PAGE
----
Glass Canada

News
Mechanical fasteners vs. welds


October 20, 2009
By Patrick Flannery

mechanical_fasteners1NEWS HIGHLIGHT

Mechanical fasteners
versus welds

Engineers across a wide variety of industries know welding the
tempered aluminum profiles (extrusions) that most aluminum glass
carriers are constructed from actually weakens them.

mechanical_fasteners1 
Mechanical fasteners

Advertisment

 

Oct. 20, 2009 – Engineers across a wide variety of industries know welding the
tempered aluminum profiles (extrusions) that most aluminum glass
carriers are constructed from actually weakens them.

Q
Why does MyGlassTruckTM construct aluminum glass carriers with mechanical fasteners instead of welds?

A
To manufacture the most durable aluminum carriers available that provide our clients with years of trouble-free performance.

While designing our Aluminum Value-Line of carriers our engineers asked questions like, "Why aren't welds used to hold airplanes together? How are store front window systems assembled? What fastening system is used to fabricate eighteen-wheeled semi-trailer bodies?" Turns out they're all constructed using mechanical fasteners.

In fact, our racks are superior because they are held together with mechanical fasteners, not welds.

Facts About Welded Aluminum

Here's the short list of things you need to know about welded aluminum:

  • Welding creates a "local heat affected zone" that makes the material around the weld brittle and more prone to breaking.
  • Welds are much more susceptible to fatigue than mechanical fasteners.
  • When aluminum cracks it usually begins at the weld.
  • Due to the high shrinkage rate of aluminum many structural engineers believe that all aluminum welds have microscopic cracks when they cool.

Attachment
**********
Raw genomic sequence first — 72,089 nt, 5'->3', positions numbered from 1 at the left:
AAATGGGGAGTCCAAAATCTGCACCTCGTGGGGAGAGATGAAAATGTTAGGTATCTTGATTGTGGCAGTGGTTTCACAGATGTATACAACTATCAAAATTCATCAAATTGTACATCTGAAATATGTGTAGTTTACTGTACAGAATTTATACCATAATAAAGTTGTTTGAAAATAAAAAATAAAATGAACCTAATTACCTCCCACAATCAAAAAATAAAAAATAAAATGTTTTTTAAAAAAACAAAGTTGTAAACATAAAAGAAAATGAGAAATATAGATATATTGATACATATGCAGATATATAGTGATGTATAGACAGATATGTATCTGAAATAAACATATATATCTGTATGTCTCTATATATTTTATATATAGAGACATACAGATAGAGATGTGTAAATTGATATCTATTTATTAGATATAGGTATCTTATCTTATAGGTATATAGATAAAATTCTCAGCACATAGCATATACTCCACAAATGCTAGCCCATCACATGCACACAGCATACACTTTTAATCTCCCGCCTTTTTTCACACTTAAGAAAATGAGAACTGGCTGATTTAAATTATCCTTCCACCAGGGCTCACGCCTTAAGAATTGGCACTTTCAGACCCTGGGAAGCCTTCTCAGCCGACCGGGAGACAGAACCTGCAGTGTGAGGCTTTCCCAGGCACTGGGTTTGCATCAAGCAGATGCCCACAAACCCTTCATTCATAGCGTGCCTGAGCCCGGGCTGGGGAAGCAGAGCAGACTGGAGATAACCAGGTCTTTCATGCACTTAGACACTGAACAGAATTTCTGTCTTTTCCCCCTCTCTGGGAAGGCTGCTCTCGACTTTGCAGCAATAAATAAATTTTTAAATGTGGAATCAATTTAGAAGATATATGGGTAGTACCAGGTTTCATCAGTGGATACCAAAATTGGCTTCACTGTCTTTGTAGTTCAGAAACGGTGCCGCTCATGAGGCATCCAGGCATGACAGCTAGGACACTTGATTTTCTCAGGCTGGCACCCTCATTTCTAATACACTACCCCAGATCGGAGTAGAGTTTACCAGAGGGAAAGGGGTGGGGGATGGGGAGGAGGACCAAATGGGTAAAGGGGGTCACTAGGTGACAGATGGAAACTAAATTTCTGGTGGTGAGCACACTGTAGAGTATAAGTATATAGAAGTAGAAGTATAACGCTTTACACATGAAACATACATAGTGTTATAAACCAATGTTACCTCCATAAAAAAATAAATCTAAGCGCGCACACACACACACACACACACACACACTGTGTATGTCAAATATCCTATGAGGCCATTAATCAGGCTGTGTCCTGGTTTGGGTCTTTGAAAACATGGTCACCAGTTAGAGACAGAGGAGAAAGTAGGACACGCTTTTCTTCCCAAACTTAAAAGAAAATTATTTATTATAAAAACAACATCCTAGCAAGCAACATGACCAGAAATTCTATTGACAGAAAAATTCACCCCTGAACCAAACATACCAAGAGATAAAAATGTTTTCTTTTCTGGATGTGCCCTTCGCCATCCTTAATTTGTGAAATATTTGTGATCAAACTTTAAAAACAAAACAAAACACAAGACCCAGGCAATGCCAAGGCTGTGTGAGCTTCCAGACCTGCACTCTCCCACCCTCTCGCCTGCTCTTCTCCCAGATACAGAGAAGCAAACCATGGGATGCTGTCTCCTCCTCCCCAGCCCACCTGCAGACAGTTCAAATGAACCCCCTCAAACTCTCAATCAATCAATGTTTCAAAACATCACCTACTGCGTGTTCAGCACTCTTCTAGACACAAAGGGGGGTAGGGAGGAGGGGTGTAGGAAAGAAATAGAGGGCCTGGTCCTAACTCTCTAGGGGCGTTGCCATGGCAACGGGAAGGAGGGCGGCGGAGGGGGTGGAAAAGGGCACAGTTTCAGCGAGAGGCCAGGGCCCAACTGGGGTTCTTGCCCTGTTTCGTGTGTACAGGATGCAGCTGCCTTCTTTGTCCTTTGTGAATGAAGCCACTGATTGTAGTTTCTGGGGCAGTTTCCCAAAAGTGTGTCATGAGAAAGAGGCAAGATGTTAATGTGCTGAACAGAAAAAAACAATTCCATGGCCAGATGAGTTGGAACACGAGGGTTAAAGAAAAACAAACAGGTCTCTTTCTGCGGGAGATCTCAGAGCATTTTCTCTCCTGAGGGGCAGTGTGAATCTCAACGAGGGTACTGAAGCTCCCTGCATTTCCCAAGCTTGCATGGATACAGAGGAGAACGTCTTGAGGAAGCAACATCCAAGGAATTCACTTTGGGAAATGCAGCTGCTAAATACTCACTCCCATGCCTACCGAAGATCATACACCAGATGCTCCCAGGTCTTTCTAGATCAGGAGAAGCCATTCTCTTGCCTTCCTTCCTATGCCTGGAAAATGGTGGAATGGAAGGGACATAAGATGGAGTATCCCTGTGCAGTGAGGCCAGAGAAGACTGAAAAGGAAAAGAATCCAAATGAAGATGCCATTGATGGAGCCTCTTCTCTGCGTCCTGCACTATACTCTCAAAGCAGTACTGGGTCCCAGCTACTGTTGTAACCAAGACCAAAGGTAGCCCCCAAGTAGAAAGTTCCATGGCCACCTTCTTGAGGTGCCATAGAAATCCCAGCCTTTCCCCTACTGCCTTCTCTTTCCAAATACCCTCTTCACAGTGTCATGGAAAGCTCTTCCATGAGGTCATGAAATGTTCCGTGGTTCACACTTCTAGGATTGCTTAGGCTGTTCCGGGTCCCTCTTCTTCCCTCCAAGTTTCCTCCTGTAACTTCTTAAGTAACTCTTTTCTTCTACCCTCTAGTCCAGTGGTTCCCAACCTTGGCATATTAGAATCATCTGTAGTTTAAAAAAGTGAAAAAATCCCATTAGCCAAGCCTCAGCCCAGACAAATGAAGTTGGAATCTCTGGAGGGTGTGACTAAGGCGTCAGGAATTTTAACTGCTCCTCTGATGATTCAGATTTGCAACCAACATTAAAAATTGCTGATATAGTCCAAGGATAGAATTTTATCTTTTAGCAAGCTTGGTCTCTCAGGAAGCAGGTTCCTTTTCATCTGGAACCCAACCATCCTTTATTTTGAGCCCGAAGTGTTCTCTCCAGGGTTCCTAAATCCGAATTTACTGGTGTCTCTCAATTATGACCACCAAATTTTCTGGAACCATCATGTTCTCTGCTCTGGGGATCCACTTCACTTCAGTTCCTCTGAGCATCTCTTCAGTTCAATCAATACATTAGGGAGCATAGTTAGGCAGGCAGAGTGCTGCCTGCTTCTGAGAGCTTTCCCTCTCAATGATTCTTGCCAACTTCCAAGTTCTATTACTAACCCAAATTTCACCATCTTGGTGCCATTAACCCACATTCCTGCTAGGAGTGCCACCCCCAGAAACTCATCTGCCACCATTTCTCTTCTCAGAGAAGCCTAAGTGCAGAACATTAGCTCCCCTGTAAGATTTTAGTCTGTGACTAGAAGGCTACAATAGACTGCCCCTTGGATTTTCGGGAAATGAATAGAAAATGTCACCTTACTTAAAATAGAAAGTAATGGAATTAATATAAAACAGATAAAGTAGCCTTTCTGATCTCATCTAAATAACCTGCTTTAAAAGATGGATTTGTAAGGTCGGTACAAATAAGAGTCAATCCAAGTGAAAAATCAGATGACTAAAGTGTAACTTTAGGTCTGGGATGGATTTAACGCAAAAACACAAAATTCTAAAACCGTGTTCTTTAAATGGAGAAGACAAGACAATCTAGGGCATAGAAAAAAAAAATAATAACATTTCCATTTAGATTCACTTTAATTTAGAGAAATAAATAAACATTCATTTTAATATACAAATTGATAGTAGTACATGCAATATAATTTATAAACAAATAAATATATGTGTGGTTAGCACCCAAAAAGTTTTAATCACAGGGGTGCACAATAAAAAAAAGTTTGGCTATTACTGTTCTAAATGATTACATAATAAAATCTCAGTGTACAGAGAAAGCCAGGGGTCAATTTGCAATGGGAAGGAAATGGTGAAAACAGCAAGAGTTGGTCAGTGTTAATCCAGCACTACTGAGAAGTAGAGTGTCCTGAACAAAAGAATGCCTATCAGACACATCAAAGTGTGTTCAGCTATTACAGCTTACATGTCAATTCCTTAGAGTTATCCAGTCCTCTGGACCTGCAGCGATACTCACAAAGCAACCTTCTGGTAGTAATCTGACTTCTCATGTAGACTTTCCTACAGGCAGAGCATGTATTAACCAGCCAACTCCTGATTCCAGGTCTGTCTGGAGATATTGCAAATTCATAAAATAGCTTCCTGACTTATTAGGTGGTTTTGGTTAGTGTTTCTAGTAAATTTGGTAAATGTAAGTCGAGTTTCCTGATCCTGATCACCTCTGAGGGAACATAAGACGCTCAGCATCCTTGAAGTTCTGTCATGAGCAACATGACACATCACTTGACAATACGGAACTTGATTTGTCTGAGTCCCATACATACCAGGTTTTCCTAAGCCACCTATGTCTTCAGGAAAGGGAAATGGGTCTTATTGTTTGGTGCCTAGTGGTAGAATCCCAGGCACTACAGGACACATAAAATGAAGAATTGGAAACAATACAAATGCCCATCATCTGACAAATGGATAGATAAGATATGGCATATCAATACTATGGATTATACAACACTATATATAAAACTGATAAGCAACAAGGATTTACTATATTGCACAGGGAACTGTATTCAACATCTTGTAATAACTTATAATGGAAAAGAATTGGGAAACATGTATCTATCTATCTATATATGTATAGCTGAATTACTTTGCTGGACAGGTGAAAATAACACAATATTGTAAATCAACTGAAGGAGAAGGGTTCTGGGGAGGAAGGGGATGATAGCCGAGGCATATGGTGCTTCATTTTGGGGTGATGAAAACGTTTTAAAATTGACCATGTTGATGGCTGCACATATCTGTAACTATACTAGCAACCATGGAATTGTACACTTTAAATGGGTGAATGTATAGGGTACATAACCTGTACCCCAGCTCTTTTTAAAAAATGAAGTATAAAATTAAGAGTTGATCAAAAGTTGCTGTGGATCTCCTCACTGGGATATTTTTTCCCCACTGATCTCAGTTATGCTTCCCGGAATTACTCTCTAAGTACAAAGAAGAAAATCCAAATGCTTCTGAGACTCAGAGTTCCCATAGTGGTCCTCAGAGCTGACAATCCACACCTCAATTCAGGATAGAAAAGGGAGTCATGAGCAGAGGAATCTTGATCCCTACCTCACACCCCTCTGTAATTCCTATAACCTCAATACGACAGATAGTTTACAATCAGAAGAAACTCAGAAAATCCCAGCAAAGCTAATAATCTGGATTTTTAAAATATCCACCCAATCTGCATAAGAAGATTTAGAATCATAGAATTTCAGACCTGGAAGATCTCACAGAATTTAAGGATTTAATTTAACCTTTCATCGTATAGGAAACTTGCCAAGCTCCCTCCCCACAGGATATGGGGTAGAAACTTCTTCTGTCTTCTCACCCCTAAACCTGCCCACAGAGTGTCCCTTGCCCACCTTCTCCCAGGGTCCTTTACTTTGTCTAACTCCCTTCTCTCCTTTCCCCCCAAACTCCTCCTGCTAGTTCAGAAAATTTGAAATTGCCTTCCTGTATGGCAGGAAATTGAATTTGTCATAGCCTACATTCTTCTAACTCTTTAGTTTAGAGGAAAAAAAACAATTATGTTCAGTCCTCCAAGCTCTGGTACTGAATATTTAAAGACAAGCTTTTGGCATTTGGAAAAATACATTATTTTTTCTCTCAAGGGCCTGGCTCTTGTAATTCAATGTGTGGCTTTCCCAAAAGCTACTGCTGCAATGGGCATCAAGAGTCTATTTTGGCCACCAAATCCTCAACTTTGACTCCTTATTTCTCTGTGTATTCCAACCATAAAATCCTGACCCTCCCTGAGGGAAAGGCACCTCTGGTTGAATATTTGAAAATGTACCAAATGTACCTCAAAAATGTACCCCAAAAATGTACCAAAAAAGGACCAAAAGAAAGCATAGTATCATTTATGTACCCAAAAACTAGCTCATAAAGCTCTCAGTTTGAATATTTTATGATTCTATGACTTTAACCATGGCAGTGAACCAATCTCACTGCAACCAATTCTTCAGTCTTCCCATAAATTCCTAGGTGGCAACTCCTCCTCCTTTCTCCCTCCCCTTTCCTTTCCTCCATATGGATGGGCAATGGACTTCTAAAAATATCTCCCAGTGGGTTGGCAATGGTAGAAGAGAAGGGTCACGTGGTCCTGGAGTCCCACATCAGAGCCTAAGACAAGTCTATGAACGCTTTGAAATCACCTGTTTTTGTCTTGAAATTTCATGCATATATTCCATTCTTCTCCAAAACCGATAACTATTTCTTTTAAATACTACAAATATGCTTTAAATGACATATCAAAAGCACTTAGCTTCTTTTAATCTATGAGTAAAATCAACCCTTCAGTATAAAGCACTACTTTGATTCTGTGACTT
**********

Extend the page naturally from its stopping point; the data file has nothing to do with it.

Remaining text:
• Welds are more difficult to repair in the field than mechanical fasteners.
  • Welding aluminum is considered an "art" and the strength of each weld can't be guaranteed. If a welder has a "bad day" you'll probably get bad welds.
  • Today's modern welding machines provide quick and inexpensive welds, but the trade-off is inconsistent quality from worker to worker and day to day.

MyGlassTruckTM does not use nuts and bolts, pop rivets or screws to fasten the structural components of our Glass Racks / Glass Carriers.

These are the same heavy-duty fasteners used throughout the aerospace industry. They're similar to a bolt, but the nut is actually crimped onto the shaft with a specialized tool.

huckfasteners2 
Huck fasteners


 

Huck fasteners offer many advantages over welding:
Vibration proof – absolutely will not loosen due to stresses produced by highway driving.

Flexibility – lock bolts provide a secure bond with less rigidity to prevent cracking at joints.

Consistency – the clamping force of each fastener is guaranteed to be uniform throughout construction.

Doesn't compromise aluminum's strength – lock bolts possess high shear and tensile strength but won't weaken the metal surrounding them.

No special training needed – can be installed consistently by any worker on the assembly team and visually inspected each time to ensure quality.

Speedy installation – less time spent on assembly allows us to pass savings onto you.

Easy to field-service
– fasteners can be cut off and quickly replaced with conventional bolts and lock nuts.
 
The Huck Magna-Grip Fastener

  • Flush-breaking, lock-groove design offers a wide grip range and easy, consistently accurate installations.
  • Collar material swaged into the annular pin grooves forms a permanent, vibration proof connection.
  • Hole preparation isn't critical. Built-in system values yield high, consistent clamp loads and gap removal.
  • Perfect installations do not depend upon worker skill or a precisely calibrated impact wrench – and can be achieved with just a few minutes training.

MyGlassTruck™ Glass Racks for Vans and Trucks are distributed exclusively in Canada, for more information visit: http://www.canadianvan.com
Support: 1-888-774-0775

For more information:
Aluminum glass carriers and glass racks
http://www.canadianvan.com/index.php?cPath=93


Print this page

Related



Leave a Reply

Your email address will not be published. Required fields are marked *

*